Does California Law Allow Me to Disinherit a Child?

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Sibylle Grebe - Estate Planning & Probate - Super Lawyers

Answered by: Sibylle Grebe

Located in Torrance, CAThe Probate House L.C.

Phone: (310) 542-9888
Fax: 310-542-1588

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Yes, you can leave your estate to whomever you wish, including to a friend, a charitable organization, beloved pet or neighbor. No requirement exists that you have to leave your assets to your children like in some other countries. However, you must be specific about who inherits what, or more to the point who you wish to disinherit. This is the only way to ensure that your wishes can be followed.

“But It Is My Birthright”

For anyone who has ever heard an adult child use this expression, it is not legally accurate. The idiom “nothing is certain but death and taxes” is apt, and the only birthright is to pay taxes.

If you do not have an estate plan in place, however, your estate will be distribute pursuant to the applicable California statutes which is normally based on your relationship to the deceased. Dying without a will (intestate, in the legalese) generally requires an estate to go through the probate process to assign an executor/personal representative, determine heirs and then distribute assets according to a formula.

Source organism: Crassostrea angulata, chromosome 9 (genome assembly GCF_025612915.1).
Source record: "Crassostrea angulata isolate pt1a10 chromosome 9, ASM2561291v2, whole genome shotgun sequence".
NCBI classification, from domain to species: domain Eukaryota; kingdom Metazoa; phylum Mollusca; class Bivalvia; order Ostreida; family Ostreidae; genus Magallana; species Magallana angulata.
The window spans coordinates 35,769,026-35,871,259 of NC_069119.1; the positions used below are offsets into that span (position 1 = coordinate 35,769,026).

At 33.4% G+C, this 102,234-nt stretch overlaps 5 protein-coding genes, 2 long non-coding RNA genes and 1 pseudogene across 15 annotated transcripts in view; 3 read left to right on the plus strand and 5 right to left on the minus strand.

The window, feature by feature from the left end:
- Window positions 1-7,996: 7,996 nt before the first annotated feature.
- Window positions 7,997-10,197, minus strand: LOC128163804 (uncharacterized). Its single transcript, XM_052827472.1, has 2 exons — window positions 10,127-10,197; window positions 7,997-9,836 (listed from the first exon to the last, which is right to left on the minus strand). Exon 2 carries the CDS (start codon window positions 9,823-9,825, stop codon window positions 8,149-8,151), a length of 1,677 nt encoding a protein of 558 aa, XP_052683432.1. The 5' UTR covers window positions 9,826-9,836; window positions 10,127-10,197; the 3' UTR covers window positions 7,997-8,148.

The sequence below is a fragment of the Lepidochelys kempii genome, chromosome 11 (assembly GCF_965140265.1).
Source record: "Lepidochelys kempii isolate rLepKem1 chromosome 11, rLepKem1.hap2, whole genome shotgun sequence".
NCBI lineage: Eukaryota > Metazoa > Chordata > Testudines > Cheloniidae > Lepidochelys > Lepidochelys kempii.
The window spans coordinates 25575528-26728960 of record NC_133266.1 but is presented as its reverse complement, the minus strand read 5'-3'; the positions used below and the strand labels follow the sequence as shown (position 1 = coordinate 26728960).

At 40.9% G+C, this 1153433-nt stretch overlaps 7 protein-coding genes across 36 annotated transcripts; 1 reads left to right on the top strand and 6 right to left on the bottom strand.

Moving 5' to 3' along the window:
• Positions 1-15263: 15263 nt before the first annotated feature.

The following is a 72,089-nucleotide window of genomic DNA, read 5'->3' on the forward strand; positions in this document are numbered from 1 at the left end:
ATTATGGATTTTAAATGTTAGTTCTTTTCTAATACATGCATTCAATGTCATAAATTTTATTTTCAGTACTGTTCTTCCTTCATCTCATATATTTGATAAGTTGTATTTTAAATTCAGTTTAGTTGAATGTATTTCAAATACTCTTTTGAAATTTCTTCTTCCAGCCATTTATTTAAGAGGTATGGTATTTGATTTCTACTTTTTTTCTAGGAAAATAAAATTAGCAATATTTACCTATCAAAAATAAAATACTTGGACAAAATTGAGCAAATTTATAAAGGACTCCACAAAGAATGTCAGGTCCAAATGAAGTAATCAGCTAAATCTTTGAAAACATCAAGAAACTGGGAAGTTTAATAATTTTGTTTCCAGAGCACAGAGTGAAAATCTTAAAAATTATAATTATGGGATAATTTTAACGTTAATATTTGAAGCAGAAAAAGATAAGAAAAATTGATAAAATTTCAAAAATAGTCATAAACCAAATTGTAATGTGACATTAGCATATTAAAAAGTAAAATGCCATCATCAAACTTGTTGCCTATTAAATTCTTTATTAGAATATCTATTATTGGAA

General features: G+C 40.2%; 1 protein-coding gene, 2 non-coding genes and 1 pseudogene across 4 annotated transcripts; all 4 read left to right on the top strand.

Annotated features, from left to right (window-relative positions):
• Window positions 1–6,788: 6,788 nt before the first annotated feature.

Because of this, everyone can benefit from estate planning. The intestacy formula created by the state rarely matches your wishes. It fails to account for charitable causes that are close to your heart or a pet who might wind up in a shelter.

Making Updates

Because situations change, an estate plan is not set in stone. You can make updates and changes as needed. For example, you may have originally provided to disinherit a child with substance abuse problems, or whom is financially irresponsible.  However, that child may later successfully complete rehab or find gainful employment and you may wish to include them in your revised estate plan. On the other hand, a diagnosis of serious mental illness might not come until the mid-20s, requiring you to change the structure of an inheritance to avoid negatively affecting governmental benefit eligibility (such as SSI or Medi-Cali).

Changes can be made as frequently as needed through amendments. For example, if a granddaughter admires a piece of jewelry, it is easy to add a provision that puts your wish that she have it in writing.

With major life changes – marriage, divorce, re-marriage or the death of a loved one – it is crucial to schedule an estate plan review. In these situations, it may be crucial to review beneficiary designations for accuracy, or it could cause unintended results.

Disclaimer: The answer is intended to be for informational purposes only. It should not be relied on as legal advice, nor construed as a form of attorney-client relationship.

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